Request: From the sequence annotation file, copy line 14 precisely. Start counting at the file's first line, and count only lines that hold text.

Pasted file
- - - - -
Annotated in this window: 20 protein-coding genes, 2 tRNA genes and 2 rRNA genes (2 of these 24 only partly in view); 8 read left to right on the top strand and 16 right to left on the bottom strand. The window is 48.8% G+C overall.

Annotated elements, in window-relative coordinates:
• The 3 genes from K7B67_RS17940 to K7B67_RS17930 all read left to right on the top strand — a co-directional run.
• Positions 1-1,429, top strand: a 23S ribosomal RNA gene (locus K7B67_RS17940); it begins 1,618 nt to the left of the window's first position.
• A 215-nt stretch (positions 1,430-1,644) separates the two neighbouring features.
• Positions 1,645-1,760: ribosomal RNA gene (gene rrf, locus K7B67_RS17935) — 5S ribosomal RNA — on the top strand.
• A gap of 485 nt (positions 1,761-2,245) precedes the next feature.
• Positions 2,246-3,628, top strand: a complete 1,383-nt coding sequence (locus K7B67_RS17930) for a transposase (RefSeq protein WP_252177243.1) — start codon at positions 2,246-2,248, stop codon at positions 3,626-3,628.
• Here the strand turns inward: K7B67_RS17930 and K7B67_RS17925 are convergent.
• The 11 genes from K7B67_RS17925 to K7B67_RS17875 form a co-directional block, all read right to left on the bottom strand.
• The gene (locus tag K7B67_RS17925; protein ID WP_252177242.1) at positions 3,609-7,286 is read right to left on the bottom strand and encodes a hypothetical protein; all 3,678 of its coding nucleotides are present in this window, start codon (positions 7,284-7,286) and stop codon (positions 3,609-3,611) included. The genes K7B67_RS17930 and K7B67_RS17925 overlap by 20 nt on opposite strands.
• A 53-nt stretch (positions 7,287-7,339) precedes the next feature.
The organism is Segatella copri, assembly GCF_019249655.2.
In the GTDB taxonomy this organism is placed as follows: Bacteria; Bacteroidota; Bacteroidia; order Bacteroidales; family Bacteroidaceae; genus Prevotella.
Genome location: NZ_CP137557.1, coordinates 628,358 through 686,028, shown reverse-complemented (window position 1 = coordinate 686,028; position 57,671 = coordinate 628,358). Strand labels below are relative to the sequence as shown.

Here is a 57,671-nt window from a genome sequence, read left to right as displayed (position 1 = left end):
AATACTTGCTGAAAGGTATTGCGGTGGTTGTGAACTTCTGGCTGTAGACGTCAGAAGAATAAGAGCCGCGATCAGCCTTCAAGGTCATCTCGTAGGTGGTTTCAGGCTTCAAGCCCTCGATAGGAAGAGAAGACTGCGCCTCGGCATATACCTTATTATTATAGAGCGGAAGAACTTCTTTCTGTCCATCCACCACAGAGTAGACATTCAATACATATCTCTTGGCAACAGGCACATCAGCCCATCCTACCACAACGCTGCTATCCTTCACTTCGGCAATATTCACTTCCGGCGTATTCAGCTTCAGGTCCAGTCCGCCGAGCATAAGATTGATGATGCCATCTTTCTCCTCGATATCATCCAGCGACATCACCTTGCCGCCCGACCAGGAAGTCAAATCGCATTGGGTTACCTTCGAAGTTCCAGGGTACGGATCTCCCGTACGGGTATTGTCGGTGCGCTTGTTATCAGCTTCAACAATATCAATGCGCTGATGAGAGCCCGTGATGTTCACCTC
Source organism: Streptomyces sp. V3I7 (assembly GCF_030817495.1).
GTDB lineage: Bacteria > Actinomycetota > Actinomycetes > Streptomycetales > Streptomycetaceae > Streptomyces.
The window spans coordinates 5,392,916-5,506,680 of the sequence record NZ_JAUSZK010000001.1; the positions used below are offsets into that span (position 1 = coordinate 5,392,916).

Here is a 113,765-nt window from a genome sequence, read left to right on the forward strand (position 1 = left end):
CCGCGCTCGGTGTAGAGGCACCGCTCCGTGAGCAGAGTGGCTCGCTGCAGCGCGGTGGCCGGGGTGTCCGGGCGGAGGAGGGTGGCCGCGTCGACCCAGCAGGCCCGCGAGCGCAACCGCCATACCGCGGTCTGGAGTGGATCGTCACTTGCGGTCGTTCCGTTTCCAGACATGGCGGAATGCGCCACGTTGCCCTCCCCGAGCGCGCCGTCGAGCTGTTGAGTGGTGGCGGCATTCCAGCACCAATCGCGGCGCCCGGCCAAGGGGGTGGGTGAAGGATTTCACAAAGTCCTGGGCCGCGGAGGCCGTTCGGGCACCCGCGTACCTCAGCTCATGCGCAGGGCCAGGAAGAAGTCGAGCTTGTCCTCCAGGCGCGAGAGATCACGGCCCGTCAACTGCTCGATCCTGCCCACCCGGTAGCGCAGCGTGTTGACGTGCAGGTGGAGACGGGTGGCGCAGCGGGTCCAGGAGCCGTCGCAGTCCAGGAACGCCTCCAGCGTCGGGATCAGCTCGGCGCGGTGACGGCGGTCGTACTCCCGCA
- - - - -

In the GTDB taxonomy this organism is placed as follows: Bacteria; Bacteroidota; Bacteroidia; order Bacteroidales; family Bacteroidaceae; genus Prevotella.